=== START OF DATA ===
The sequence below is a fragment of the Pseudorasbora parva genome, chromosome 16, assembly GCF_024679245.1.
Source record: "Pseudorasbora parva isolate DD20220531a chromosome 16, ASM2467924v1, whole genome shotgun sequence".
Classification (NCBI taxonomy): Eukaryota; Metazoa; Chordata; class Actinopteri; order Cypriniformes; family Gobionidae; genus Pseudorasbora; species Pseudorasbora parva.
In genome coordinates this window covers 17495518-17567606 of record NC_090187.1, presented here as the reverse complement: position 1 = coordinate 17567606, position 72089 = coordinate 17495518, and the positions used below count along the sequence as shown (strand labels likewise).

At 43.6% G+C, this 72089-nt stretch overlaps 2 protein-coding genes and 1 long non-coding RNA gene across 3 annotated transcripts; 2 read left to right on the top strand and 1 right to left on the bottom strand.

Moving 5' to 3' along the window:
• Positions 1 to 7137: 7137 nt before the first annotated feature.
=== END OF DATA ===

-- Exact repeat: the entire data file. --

The sequence below is a fragment of the Pseudorasbora parva genome, chromosome 16, assembly GCF_024679245.1.
Source record: "Pseudorasbora parva isolate DD20220531a chromosome 16, ASM2467924v1, whole genome shotgun sequence".
Classification (NCBI taxonomy): Eukaryota; Metazoa; Chordata; class Actinopteri; order Cypriniformes; family Gobionidae; genus Pseudorasbora; species Pseudorasbora parva.
In genome coordinates this window covers 17495518-17567606 of record NC_090187.1, presented here as the reverse complement: position 1 = coordinate 17567606, position 72089 = coordinate 17495518, and the positions used below count along the sequence as shown (strand labels likewise).

At 43.6% G+C, this 72089-nt stretch overlaps 2 protein-coding genes and 1 long non-coding RNA gene across 3 annotated transcripts; 2 read left to right on the top strand and 1 right to left on the bottom strand.

Moving 5' to 3' along the window:
• Positions 1 to 7137: 7137 nt before the first annotated feature.